Like everything else, Kate Hudson is making co-parenting look not only doable but potentially even fulfilling. In a recent story published in The Sunday Times, fans get a behind-the-scenes look at not only her fun personality as she flits around their studio, but also at a more serious topic—how parenting three children with three different dads can work. 

Her children range from just post-toddlerhood to adulthood. She has her daughter Rani Rose, age 4, (check out her exciting gender reveal) with her fiance Danny Fujikawa, her middle child “Bing,” 11, with Matt Bellamy (ex-fiance), and her adult child Ryder, 18, who she shares with ex-husband Chris Robinson. She calls her unconventional family a “unit” that she’s created with three children and their three different fathers—“a seriously strong unit, and it’s ours.” 

“It might not look traditional from the outside, but on the inside, I feel like we’re killing it,” she says. The U.S. Census Bureau reveals that Hudson is far from alone—in 2020 only 70% of children lived with two parents, which has gone down substantially in the last few decades. In 1968, 85% of children lived with both parents. With nearly a third of children living with one parent, the number of resources, and open discussions about meaningful co-parenting is on the rise.

Hudson’s commentary begs the question, what factors contribute to a great co-parenting situation? One study shows that the quality of the relationship when the couple was together, can give some hints as to how well they will co-parent. Other factors include “re-partnering,” and whether parents went on to have children in their new partnerships. Interestingly enough, mothers who had additional children with a new partner had better co-parenting outcomes with their original partner than men did.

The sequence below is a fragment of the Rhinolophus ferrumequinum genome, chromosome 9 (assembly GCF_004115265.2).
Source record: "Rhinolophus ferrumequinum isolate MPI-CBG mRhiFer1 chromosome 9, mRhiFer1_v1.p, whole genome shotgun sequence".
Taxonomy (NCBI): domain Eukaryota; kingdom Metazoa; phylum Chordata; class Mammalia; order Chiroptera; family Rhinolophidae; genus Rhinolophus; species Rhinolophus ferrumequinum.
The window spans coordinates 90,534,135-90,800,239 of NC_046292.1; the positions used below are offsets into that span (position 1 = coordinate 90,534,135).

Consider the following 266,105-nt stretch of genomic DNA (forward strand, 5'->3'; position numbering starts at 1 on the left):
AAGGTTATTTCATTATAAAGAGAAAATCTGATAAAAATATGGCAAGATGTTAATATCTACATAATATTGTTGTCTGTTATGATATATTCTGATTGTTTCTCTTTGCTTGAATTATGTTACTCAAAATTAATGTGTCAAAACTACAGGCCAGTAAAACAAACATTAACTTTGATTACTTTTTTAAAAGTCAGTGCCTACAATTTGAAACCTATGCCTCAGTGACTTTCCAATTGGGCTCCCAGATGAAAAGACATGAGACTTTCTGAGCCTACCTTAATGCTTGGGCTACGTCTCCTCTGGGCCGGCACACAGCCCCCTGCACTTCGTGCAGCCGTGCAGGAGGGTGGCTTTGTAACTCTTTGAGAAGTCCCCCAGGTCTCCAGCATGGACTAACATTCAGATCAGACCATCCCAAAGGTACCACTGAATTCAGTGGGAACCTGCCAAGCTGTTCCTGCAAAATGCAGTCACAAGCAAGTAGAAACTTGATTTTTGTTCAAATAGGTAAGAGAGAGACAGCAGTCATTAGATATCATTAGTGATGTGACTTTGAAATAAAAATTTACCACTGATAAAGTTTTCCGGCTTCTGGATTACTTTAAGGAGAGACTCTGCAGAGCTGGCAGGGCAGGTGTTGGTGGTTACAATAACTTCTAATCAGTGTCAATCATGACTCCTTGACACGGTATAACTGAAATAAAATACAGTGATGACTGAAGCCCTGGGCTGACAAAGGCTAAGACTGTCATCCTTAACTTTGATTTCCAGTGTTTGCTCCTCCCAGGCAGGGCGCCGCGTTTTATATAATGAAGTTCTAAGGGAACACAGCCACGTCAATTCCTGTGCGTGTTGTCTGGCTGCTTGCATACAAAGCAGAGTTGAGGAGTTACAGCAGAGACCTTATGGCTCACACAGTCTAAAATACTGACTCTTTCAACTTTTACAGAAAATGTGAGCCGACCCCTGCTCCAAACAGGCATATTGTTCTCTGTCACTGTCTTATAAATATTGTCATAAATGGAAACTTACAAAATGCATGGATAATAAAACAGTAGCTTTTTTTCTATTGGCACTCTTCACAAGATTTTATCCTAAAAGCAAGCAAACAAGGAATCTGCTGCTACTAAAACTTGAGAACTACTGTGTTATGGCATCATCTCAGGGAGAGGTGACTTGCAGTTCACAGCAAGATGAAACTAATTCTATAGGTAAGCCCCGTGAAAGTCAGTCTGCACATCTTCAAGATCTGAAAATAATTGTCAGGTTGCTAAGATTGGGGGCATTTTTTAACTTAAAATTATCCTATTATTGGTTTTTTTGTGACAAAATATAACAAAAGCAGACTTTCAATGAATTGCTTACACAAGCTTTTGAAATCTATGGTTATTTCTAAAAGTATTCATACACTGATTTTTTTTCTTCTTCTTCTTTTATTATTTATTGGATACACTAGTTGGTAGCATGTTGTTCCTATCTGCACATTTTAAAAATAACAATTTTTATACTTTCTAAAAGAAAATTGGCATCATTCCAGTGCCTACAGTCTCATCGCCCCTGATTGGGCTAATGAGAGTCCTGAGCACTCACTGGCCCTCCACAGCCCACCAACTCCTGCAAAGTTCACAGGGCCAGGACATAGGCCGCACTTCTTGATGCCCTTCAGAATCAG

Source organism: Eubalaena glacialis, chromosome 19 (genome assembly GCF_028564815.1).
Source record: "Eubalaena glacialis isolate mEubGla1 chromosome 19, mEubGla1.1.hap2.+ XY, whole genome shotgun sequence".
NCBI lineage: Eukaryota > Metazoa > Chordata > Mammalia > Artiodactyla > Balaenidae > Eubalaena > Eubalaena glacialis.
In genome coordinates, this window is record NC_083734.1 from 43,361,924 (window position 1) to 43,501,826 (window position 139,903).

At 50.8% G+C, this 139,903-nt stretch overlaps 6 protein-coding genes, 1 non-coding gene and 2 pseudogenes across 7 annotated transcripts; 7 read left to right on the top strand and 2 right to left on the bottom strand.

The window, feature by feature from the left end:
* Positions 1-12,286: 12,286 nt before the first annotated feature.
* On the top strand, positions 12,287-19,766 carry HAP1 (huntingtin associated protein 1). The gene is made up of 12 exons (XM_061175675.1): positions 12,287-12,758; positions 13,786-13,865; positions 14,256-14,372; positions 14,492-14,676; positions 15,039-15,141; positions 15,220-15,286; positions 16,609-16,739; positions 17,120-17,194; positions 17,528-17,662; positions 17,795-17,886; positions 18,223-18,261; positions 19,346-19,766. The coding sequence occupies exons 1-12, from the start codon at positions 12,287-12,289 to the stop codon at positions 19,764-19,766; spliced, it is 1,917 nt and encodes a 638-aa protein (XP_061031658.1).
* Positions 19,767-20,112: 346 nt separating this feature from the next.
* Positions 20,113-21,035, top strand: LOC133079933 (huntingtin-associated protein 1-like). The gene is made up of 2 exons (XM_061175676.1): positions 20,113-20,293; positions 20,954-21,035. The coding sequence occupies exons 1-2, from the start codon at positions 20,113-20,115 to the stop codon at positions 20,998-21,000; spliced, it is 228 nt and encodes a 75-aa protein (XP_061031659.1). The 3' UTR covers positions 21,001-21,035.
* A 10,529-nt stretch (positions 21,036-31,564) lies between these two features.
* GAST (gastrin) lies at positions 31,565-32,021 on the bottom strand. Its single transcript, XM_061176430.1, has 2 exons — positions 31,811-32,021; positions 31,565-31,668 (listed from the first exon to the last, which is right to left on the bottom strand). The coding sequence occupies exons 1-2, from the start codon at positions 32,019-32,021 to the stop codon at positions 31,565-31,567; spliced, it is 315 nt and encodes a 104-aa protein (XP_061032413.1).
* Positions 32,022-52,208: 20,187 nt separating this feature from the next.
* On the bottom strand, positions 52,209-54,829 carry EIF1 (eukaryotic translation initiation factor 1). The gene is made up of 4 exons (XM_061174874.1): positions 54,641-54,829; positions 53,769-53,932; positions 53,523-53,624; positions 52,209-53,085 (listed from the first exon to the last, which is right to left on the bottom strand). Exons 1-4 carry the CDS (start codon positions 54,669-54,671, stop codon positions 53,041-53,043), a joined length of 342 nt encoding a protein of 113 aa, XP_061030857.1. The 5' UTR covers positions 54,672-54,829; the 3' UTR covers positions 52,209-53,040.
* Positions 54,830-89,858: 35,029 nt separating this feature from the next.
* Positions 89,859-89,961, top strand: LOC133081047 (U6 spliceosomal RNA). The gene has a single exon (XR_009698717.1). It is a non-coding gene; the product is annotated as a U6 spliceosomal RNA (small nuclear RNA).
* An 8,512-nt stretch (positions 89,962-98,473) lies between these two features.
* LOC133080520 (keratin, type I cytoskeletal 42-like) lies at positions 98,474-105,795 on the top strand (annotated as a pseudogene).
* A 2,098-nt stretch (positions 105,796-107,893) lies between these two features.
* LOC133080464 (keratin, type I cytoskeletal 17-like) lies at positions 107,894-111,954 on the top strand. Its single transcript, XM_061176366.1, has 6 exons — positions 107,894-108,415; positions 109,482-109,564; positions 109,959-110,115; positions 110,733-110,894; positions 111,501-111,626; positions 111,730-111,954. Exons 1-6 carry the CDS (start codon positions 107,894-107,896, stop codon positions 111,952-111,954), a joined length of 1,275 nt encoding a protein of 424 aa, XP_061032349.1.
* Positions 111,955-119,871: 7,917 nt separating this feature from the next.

For Hudson, the secret is reestablishing a new kind of love with the co-parent who you once loved. “For me it’s like, you loved this person. That doesn’t just go away…you can have an amazing time with an ex-partner because you’re really only focused on the love of your child.” Hudson is serious about expressing that gratitude for her family—around Thanksgiving she posted a cuddly photo with her kids, writing “Well this was one great-full weekend.” 

Hudson has drawn connections in past interviews between her own parenting efforts and her upbringing, in which she didn’t know her own dad. She also approaches her situation with humor—“I’ve got multiple dads, I’ve got kids all over the place,” she said in the past interview.

If humor isn’t cutting it, and co-parenting is hard — like really hard — as it sometimes gets, mental health experts have some tips:

  • Seek objectivity when you are examining problems and solutions, and focus on shared concerns rather than just what you want (easier said than done, of course)
  • Commit to an open dialogue with your ex, and see if they can commit to the same
  • Attempt consistency across household rules
  • Only speak positively in front of the kids about your ex

And in the end, seek out a mental health professional for yourself or your family if you need some extra support navigating the rocky co-parenting waters that come from time to time.